|Research and educational organisations||0|
|Non-governmental organisations||66||AIDER - Partnership for Integrated Research and Development (Peru), Alexander von Humboldt Biological Resources Research Institute (Colombia), Amazon Conservation Team (Colombia) American Bird Conservancy (USA), ANCON (Panama), Azuero Earth Project (Panama), Biodiversity Partnership Mesoamerica (Costa Rica), Biohabitats (Panama), Bioversity International (Italy), Canopy Energy (Paraguay), Celsia (Colombia), Center for Conservation, Research and Management of Natural Areas – Cordillera Azul (Peru), CIFOR (Indonesia), CINCIA, Wake Forest University’s Center for Amazonian Scientific Innovation (Peru), CIRAD (France), Climate Focus (Netherlands), Climate Institute (USA), Colciencias (Colombia), CONDESAN (Peru), Conservation International (USA), Conservation Strategy Fund (Peru), Defensores de la Naturaleza (Guatamala), EcoAgriculture Partners (USA), Ecodes Engineering (Colombia), EcoPlanet Bamboo (Mexico), Food and Agriculture Organization of the United Nations (Italy), Forest Stewardship Council - FSC (Germany), Forestpa (Colombia), FUNDECOR (Costa Rica), Fundación Agreste (Argentina), Fundacion Pasticultores del Desierto AC (Mexico), Fundacion PRISMA (El Salvador), Fundación Vida Silvestre Argentina (Argentina), Fundo Brasileiro para a Biodiversidade (Brazil), Global Forest Generation (Peru), GPS (Argentina), Helvetas (Peru), Ibero-American Model Forest Network (Peru), Instituto Privado de Investigación sobre Cambio Climático (Guatemala), Instituto Centro de Vida (Brazil), International Center for Tropical Agriculture - CIAT (Colombia), International Foundation for the Restoration of Ecosystems - FIRE (Spain), International Union for the Conservation of Nature - IUCN (Switzerland), Natural Capital Project (USA), Netherlands Development Organisation - SNV (Netherlands), OroVerde – The Tropical Forest Foundation (Germany), Pronatura Noroeste A.C. (Mexico), Rain For Climate (USA), Rainforest Alliance (USA), Rainforest Foundation (USA), Rainforest Partnership (USA), Rare (USA), Reforestamos (Mexico), Southern Wings (USA), The Nature Conservancy (USA), The Sustainable Trade Initiative (Netherlands), The Tropical Agricultural Research and Higher Education Center - CATIE (Costa Rica), Tompkins Conservation (Argentina), UNIQUE Forestry and Land Use (Germany), Verra (USA), Viridis Terra International (Canada), Wetlands International (Argentina), World Agroforestry Centre - ICRAF (Kenya), World Resources Institute (USA), World Wildlife Fund (USA)|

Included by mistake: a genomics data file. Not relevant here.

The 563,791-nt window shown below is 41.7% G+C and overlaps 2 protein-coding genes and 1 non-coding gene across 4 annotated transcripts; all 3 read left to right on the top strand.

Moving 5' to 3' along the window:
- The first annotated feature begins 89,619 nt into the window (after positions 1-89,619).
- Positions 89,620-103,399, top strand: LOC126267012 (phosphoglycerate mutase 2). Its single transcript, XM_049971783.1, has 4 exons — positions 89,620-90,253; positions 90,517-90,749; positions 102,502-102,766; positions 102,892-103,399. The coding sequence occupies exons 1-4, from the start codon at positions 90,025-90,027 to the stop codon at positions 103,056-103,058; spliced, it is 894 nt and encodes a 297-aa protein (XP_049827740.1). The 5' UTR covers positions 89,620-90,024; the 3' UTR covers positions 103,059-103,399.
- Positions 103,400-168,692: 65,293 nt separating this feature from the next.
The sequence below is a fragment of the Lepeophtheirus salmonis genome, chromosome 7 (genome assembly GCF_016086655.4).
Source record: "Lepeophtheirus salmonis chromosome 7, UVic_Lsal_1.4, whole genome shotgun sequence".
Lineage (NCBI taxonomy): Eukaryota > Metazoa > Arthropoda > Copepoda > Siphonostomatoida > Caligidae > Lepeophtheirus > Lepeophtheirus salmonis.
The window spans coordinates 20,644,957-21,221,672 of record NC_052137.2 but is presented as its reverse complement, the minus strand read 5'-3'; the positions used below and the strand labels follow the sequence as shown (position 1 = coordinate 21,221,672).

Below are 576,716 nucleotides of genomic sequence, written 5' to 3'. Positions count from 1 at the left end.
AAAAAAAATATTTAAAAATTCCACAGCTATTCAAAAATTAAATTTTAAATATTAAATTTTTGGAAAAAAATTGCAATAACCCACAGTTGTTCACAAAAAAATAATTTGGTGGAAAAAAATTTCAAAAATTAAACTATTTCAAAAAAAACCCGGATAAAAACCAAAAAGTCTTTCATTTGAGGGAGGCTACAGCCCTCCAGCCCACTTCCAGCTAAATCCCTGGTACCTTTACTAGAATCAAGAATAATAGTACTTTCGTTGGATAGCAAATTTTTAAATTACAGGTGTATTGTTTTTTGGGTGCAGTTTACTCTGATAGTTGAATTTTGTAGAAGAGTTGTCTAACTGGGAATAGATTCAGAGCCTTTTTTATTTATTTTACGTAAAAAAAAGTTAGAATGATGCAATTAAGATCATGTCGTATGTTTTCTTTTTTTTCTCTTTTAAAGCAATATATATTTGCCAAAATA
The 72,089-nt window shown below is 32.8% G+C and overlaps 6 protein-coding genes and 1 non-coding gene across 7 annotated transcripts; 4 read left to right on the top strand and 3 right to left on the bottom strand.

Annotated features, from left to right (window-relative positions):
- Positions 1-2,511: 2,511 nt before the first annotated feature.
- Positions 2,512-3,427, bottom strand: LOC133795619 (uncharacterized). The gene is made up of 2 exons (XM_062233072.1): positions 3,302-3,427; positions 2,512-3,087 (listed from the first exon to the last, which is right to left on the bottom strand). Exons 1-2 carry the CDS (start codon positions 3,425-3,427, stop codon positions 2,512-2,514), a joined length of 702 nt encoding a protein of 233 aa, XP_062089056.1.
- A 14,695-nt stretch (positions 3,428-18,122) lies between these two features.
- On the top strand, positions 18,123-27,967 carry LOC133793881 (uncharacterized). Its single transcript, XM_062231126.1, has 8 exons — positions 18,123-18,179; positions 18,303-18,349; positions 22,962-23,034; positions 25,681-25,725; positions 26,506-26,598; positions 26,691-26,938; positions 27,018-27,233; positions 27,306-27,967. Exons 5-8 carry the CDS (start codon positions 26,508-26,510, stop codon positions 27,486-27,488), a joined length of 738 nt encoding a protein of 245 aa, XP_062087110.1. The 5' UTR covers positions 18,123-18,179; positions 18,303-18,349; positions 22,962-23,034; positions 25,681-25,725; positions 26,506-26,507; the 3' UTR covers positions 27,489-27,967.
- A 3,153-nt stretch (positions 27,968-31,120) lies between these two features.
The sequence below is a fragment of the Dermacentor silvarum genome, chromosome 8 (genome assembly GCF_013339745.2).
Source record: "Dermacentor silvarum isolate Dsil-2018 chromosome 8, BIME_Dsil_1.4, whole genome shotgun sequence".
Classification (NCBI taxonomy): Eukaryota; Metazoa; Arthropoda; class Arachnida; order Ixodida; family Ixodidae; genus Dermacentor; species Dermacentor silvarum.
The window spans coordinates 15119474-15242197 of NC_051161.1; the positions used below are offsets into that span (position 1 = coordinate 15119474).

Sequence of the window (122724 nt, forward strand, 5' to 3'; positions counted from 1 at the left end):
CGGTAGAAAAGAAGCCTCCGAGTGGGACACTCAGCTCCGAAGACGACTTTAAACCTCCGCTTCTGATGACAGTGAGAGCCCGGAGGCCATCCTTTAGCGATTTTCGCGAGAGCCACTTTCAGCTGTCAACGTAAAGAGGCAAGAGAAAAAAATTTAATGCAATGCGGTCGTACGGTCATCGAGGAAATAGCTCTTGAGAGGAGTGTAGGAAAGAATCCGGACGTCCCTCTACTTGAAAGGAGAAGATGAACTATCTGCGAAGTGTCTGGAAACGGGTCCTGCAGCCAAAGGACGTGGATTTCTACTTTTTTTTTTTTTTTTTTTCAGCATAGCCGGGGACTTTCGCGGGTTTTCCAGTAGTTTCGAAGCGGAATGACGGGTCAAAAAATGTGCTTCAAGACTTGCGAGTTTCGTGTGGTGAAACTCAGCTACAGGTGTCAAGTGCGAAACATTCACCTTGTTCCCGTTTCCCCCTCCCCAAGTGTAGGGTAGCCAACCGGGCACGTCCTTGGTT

|National states||17||Argentina, Belize, Brazil, Chile, Colombia, Costa Rica, Dominican Republic, Ecuador, El Salvador, Guatemala, Honduras, Mexico, Nicaragua, Panama, Paraguay, Peru, Uruguay.|
|Regional / state / county actors||0|
|City / municipal actors||0|
|Number of members in the years|| |
|Have only national states as participators||No|
|Transport||Agriculture||Forestry||Business||Financial institutions||Buildings||Industry||Waste||Cities and subnational governments||Short Term Pollutants||International maritime transport||Energy Supply||Fluorinated gases||Energy efficiency||Renewable energy||Supply chain emission reductions||Adaptation||Other||Resilience||Innovation||Energy Access and Efficiency||Private Finance|
Not only have national states as participators